I’m writing this as the Moo Boy is sitting in his chair playing with an oven glove. Things are so much easier now. He will entertain himself for ooh, minutes. When he naps I know I have at least an hour to join him or to do something on my own, without tiny fingers ‘helping’. He has slept through the night once or twice as well. The downside to this growing up stuff is his temper. He screams with rage at himself for not being able to fit a big thing inside a little thing, at me for removing him from the dirty nappy bucket, at the cat for being a cat and not complying with his desire to grab her fur. And worst of all, he does naughty things just to get a reaction. Grabbing cables is a favorites and radio reception has not been the same since the last incident. Luckily the nicer side of his character is dominant, at least for the moment. He has been having a go at standing up, and will sometimes walk with me holding him up. He’s keen on Ring a Ring a Roses. He’s not keen on shoes.
It’s been an amazing year. I have discovered depths of patience I didn’t know I had. Realised I can actually function on a couple of hours sleep – though I’d rather not. And become obsessed with cleaning, probably because I seem to do so much of it.
I thought after 11 months of breastfeeding I wouldn’t get mastitis, however a combination of a long car journey with the seatbelt digging in to me, cutting down on feeds during the day and carrying a heavy bag did the job. I felt fluey and dizzy and had huge lumps in one boob. Luckily I caught it early because it can result in scarring from abcesses and chunks of your breasts being eaten away from the inside. Nice. So all the effort I had put in to start to wean went to waste. I fed him pretty much every hour for a couple of days to unplug themilk ducts and we are back to feeding at 2, 4 and 6 am. I just haven’t got the energy to fight it right now.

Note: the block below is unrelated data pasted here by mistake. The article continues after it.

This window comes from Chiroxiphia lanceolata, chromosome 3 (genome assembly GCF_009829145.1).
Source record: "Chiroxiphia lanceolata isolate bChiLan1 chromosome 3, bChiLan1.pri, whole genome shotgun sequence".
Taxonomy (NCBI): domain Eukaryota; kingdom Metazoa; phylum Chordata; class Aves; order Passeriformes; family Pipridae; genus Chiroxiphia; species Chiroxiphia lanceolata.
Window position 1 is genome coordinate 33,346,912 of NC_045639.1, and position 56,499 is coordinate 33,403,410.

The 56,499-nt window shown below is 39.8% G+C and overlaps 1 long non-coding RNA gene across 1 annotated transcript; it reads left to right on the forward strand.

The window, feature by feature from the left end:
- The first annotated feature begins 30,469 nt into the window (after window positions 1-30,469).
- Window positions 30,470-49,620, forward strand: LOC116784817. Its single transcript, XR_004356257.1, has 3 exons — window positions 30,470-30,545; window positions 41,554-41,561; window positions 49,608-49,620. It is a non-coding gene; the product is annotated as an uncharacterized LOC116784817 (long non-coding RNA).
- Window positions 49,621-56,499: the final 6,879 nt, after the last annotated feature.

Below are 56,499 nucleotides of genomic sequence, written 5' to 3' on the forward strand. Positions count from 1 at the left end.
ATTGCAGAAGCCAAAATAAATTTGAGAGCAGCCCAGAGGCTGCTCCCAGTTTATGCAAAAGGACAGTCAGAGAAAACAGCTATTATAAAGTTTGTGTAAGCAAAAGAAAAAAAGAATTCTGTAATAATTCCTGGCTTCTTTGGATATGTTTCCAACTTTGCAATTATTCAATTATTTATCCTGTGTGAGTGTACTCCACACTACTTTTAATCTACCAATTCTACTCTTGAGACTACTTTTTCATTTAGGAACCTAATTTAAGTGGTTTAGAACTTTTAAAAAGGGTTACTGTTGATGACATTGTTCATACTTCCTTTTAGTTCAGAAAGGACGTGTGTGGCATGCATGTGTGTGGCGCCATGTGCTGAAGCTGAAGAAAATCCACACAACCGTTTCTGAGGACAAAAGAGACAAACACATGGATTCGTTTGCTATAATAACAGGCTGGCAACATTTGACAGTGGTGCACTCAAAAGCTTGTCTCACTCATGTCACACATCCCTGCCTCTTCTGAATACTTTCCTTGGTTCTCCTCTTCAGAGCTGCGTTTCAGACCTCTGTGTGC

Moo Boy has been ill too, he reacted to a wheat cracker and had a week of diareah, fever, grouchyness, vomiting, not eating…..he lost half a kilo. I took him to see a homeopath and that turned out to be a very nice experience. Usually I spend hours waiting in a too hot room with loads of ill people and their horrible, uncontrollable children only to have an argument with the doctor about why I won’t use antibiotics unless it’s a deaths door situation. Instead we spent an hour and a half with the homeopath who asked loads of questions and posted us 2 pills the next day. He perked up the next day. I don’t know if the homeopathy worked or if he was going to get better anyway but I thought it was worth a try.